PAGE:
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Stephen Hammond: My hon. Friend is right. At the heart of the long-term plan is the emphasis on primary care and prevention. Providing care for people in their own homes undoubtedly achieves better outcomes for patients and he is right to welcome it.
Stephen Hammond: The hon. Gentleman is right to point out that a consultation is being undertaken on various aspects of the long-term plan and the legal framework that needs to be put in place. It is entirely up to local CCGs to make decisions on their procurement policy.
Stephen Hammond: My hon. Friend and I have sometimes disagreed on certain things, but one thing we agree on is his advocacy for his constituents, and he is right that I have been to see for myself the issues in Kettering in terms of the current configuration of the accident and emergency department. He is right to press for that urgent care centre, and he knows that he has impressed the case on my mind.
Stephen Hammond: The hon. Lady knows that the House and her Committee will have the fullest opportunity to scrutinise the document as and when it is published. She also knows that there is a commitment to publish it soon. She also rightly points out that it will deliver on the need to ensure that health and social care are integrated.
Stephen Hammond: The Government are not trying to hide anything. The hon. Lady is right that it is an important document, and it is important therefore that we get it absolutely correct. I refer her to what the chief executive of NHS England said yesterday. He said: “We have an agreed direction in the long-term plan…We have the budget set for the next year, and we have the NHS annual planning...
Stephen Hammond: The hon. Lady does a great injustice to my right hon. Friend. He is today—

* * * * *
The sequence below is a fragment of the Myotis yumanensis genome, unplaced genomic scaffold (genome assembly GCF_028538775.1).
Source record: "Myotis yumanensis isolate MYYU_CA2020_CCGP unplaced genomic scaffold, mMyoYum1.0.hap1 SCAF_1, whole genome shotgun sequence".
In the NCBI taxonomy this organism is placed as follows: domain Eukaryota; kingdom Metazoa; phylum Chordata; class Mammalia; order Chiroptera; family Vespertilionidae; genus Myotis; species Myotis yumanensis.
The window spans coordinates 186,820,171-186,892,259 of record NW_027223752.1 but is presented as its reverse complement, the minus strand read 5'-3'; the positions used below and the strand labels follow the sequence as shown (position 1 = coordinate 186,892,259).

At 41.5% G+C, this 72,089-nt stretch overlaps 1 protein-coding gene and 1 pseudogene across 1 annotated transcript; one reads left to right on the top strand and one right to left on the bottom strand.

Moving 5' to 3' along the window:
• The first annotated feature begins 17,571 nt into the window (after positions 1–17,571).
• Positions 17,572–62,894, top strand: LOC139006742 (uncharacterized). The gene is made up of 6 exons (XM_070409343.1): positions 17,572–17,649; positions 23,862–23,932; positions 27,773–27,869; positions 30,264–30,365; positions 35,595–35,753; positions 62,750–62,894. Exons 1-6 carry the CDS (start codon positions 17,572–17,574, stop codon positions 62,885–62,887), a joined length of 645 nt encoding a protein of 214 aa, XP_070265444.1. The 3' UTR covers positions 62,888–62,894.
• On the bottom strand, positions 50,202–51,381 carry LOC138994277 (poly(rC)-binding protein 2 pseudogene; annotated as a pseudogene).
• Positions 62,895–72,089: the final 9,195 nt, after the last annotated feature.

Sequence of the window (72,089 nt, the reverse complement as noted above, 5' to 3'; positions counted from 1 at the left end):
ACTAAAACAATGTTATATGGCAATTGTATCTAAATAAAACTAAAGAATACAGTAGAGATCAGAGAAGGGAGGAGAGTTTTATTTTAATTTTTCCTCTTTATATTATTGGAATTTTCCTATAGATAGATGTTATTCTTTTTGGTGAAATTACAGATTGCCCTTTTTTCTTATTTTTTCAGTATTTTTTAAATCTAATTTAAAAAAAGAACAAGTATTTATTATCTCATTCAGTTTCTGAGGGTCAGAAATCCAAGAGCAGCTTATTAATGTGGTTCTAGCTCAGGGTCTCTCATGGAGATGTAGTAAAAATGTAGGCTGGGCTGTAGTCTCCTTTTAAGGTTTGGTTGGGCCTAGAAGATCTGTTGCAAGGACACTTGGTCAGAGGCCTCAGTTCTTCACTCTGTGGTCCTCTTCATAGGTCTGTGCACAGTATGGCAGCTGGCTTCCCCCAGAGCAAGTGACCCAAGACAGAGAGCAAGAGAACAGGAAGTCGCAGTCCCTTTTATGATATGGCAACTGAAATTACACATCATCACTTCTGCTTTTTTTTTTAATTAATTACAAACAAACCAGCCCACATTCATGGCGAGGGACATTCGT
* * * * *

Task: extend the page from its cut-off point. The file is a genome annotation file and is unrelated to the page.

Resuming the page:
Stephen Hammond: In the hon. Lady’s fantasy world, that may be true, but my right hon. Friend is in fact addressing a conference in Manchester, talking about the gender pay gap and how this side will close it in the NHS. I would have thought she would welcome that, rather than shouting at me.
Stephen Hammond: Preventing health problems is the best way to improve life expectancy. We are taking action on childhood obesity, diabetes and cardiovascular disease and action to reduce smoking rates. Later this year, my Department will produce a prevention Green Paper, which will set out cross-Government plans for prevention in greater detail.
Stephen Hammond: The hon. Lady raises an important point. We know that we need to make it easier to book appointments and more convenient for women to attend them. That is why Sir Mike Richards is undertaking a comprehensive review of screening programmes. It will look at how we can improve the uptake and set out clear recommendations on how we can make those screening programmes more accessible.
Stephen Hammond: The conclusion I draw is to look at Public Health England’s recent review, which made it clear that it is not possible to attribute the slowdown in the improvement of life expectancy to any single cause. That is why we are not complacent, as I said in answer to the hon. Member for Newcastle upon Tyne Central (Chi Onwurah). The Budget saw us fully fund the situation with a big cash boost,...